On Monday, April 18, Smith faxed the parties a "duly executed facsimile copy of the Award" signed by arbitrators Rubin and Katz, noting in her cover letter that Byrne had dissented. (Storch Decl., Ex. E) The fax did not, however, contain any dissent from Byrne. The award ordered Katz to pay Appel $96,424.50 plus interest as his share of the losses in the Exhibit D Proceedings.*fn4 (April 18 Award at 7)

  On April 20, Smith again faxed the parties, this time enclosing a document titled "Statement of Arbitrator John F. Byrne, Esq." and dated April 19. (Storch Decl., Ex. F ("Byrne Statement")) In the statement, Byrne argued that the April 18 Award was a "nullity" and "unenforceable" because he and arbitrator Rubin had duly executed a different version of the award on or before April 15 ("the April 15 Award"). (Byrne Statement at 1-2) Byrne attached an unsigned copy of this earlier award to his statement and noted that he had executed it on April 13 and sent it to the AAA via facsimile and United Parcel Service. (Id. at 1) He asserted also that Rubin had executed the earlier award and "at least forwarded a facsimile copy" to the AAA by April 15, a fact he alleged the AAA could confirm. (Id.) The earlier award was almost identical to the April 18 Award, but ordered Katz to pay Appel $186,632.00 plus interest for the Exhibit D Proceedings — a difference of approximately $90,000. (April 15 Award at 7)

  Byrne's statement also contained additional details about the events leading up to the April 18 Award. Specifically, Byrne explained that he had informed Rubin and the AAA in advance that he would not be available on April 14 or 15. (Byrne Statement at 1) Therefore, he learned about the extension only upon return on April 18, when he found out that Rubin had instructed the AAA not to deliver the April 15 Award because Rubin wanted to discuss some changes with him. (Id. at 1) These changes were highlighted in a blue-lined revised draft of the award that Rubin had e-mailed to Byrne with a cover note on April 15, but that Byrne did not receive until April 18. (Id.) On the morning of April 18, Byrne vigorously contested the revisions in a telephone conversation with Rubin and said that he would not sign the revised award. (Id.) Byrne also allegedly raised the issue of the execution of the April 15 Award and was told by Rubin that "he did not want to get into that." (Id. at 2) Soon after the call, Byrne received an e-mail from the AAA advising the panel that the parties had withdrawn consent to the extension and that the award had to be rendered on April 18. (Id.) Byrne replied to the e-mail, stressing that the April 15 Award had been properly executed; he received no response. (Id.) Soon thereafter, he received a facsimile copy of the April 18 Award with the cover letter to the parties noting his dissent. (Id.)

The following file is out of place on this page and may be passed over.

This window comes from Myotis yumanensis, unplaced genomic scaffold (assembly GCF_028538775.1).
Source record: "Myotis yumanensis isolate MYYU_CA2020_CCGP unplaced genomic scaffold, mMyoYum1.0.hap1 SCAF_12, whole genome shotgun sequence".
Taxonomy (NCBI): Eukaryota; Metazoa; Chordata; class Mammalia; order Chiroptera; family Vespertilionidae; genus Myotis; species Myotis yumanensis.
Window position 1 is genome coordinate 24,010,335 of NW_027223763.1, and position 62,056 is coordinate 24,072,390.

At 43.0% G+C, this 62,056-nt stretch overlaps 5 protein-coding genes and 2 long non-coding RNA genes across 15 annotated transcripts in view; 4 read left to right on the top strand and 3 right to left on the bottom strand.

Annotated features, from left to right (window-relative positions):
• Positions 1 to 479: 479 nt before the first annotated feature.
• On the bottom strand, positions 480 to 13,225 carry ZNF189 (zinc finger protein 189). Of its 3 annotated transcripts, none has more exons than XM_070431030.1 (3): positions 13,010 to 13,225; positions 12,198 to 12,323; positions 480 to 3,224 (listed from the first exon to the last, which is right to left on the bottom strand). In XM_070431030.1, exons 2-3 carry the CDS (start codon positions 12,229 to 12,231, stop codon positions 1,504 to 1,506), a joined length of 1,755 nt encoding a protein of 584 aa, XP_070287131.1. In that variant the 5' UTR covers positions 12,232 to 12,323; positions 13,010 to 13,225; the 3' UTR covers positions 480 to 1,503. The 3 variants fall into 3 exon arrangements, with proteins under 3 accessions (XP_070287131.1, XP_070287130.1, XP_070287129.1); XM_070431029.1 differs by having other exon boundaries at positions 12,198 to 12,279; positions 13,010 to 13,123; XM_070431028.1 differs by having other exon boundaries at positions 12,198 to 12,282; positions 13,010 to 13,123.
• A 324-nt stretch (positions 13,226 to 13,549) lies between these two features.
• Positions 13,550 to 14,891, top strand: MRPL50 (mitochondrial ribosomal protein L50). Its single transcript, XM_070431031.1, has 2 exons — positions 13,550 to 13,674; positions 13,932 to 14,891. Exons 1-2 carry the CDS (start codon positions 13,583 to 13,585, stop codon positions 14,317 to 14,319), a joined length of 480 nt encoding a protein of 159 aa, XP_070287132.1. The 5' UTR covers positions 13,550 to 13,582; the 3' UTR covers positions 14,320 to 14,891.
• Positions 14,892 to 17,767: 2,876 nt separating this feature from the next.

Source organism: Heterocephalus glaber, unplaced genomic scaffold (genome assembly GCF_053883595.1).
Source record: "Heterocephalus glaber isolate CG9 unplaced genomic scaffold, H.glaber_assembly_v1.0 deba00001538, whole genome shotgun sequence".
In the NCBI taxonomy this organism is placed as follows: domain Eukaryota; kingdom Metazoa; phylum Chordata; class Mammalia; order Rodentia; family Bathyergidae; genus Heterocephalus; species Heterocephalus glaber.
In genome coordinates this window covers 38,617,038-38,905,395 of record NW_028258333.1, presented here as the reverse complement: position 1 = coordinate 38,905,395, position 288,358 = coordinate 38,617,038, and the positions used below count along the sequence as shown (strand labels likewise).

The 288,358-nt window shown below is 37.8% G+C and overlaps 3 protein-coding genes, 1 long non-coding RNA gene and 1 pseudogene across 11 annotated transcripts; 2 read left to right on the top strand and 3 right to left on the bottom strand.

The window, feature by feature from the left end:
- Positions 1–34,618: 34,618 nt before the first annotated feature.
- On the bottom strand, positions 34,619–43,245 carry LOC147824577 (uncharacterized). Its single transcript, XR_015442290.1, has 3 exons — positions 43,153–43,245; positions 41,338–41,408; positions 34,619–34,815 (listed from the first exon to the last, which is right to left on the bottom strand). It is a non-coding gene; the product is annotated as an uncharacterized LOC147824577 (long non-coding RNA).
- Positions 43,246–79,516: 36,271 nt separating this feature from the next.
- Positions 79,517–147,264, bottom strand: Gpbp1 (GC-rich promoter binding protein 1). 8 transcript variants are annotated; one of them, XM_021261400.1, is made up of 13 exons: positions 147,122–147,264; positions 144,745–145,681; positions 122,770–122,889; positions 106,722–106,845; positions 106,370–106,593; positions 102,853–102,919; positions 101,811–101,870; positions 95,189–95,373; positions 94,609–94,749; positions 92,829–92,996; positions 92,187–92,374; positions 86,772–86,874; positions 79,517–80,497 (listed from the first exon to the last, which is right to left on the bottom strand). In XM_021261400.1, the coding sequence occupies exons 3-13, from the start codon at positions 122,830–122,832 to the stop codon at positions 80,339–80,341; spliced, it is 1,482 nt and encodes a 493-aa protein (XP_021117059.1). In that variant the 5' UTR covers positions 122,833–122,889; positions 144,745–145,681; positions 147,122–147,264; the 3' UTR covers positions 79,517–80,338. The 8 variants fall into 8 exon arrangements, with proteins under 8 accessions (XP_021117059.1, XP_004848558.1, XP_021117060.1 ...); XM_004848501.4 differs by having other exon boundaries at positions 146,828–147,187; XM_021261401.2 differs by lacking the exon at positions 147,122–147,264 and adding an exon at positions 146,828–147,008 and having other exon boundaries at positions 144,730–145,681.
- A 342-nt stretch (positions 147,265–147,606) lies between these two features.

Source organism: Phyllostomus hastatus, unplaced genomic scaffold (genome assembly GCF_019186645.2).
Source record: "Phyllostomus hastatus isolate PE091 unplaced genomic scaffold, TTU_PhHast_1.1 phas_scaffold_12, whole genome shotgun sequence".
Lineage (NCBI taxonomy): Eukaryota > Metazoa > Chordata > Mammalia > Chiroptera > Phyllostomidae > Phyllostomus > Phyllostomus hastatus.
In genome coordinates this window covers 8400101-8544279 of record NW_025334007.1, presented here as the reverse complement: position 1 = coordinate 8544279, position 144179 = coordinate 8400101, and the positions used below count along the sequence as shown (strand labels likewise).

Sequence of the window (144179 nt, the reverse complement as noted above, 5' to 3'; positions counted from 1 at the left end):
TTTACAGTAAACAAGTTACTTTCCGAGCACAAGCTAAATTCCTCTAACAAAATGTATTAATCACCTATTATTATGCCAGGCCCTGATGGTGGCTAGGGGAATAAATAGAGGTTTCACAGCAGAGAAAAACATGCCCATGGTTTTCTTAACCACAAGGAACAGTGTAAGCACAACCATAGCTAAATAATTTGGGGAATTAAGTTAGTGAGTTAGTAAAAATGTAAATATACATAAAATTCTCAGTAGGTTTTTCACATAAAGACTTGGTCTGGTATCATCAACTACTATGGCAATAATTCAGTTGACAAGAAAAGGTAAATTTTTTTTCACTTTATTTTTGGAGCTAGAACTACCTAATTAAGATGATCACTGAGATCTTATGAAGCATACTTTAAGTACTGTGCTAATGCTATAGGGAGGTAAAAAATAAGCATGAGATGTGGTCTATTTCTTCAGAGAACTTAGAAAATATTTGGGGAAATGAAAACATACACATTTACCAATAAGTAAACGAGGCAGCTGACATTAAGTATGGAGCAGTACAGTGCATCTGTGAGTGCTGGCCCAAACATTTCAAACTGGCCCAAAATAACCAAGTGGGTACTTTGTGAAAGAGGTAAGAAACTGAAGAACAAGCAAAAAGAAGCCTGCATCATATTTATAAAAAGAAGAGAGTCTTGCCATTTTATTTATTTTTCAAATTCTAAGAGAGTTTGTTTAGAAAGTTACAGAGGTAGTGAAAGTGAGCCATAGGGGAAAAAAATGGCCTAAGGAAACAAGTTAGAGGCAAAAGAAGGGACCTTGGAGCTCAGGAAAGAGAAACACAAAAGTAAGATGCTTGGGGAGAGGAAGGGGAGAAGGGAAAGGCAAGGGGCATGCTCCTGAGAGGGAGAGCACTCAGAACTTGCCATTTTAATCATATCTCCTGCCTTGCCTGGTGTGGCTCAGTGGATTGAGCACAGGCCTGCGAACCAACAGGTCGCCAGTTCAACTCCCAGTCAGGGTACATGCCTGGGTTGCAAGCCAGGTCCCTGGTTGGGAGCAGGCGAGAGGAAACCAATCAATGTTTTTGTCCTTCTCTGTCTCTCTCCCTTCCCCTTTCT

Although the parties disagree as to which award should be enforced, both recognize that the awards differ only in a single respect. (See Appel Mem. at 7-8; Katz Opp'n Mem. at 6) Specifically, in a section of the award that considers the amounts owed to Appel in each individual Exhibit D proceeding, the April 15 Award concludes that the losses for a matter titled "Style International" ("Style matter") are zero, while the April 18 award credits Katz $139,000 for the matter and applies this amount to offset losses from other Exhibit D Proceedings. (See April 15 Award at 5; April 18 Award at 5, 6) The funds for this "credit" are derived from a $184,000 "reserve" apparently set out for the Style matter in Exhibit D of the Agreement, which is not attached to the parties' submissions. (See April 18 Award at 5) The $139,000 figure is the difference between the $184,000 reserve total and the $45,000 that Appel paid to settle the Style matter. (See id.) The April 15 Award, by contrast, concludes that the losses from the Style matter are zero because the reserve amount is greater than the settlement amount. (See April 15 Award at 5) The consequence of these differing applications is that the April 15 Award orders Katz to pay Appel roughly $90,000 more than does the April 18 Award.

  The April 15 Award does not explain its treatment of the reserves; the April 18 Award contains a single paragraph that reflects its treatment of the reserves in the Style matter. In the paragraph, the panel rejects Appel's argument that "reserves in excess of losses should not be credited to Katz's account" and purports to rely on the Agreement's definition of "Net Proceeds":